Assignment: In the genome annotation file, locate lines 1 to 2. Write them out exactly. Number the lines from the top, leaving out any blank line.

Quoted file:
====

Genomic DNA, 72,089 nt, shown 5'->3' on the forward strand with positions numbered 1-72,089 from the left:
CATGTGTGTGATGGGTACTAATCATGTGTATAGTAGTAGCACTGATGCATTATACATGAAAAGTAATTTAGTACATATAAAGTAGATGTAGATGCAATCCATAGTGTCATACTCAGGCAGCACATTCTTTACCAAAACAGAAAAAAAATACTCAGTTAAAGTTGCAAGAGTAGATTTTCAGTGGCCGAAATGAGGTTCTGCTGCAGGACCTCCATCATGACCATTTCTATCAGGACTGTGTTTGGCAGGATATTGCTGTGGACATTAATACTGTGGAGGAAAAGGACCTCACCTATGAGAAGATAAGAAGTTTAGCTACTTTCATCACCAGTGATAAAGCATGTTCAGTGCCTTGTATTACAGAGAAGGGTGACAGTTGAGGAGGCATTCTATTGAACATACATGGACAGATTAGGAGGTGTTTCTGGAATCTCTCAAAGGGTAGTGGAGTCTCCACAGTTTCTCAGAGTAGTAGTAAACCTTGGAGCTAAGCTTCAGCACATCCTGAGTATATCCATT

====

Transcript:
Genomic DNA, 72,089 nt, shown 5'->3' on the forward strand with positions numbered 1-72,089 from the left:
CATGTGTGTGATGGGTACTAATCATGTGTATAGTAGTAGCACTGATGCATTATACATGAAAAGTAATTTAGTACATATAAAGTAGATGTAGATGCAATCCATAGTGTCATACTCAGGCAGCACATTCTTTACCAAAACAGAAAAAAAATACTCAGTTAAAGTTGCAAGAGTAGATTTTCAGTGGCCGAAATGAGGTTCTGCTGCAGGACCTCCATCATGACCATTTCTATCAGGACTGTGTTTGGCAGGATATTGCTGTGGACATTAATACTGTGGAGGAAAAGGACCTCACCTATGAGAAGATAAGAAGTTTAGCTACTTTCATCACCAGTGATAAAGCATGTTCAGTGCCTTGTATTACAGAGAAGGGTGACAGTTGAGGAGGCATTCTATTGAACATACATGGACAGATTAGGAGGTGTTTCTGGAATCTCTCAAAGGGTAGTGGAGTCTCCACAGTTTCTCAGAGTAGTAGTAAACCTTGGAGCTAAGCTTCAGCACATCCTGAGTATATCCATT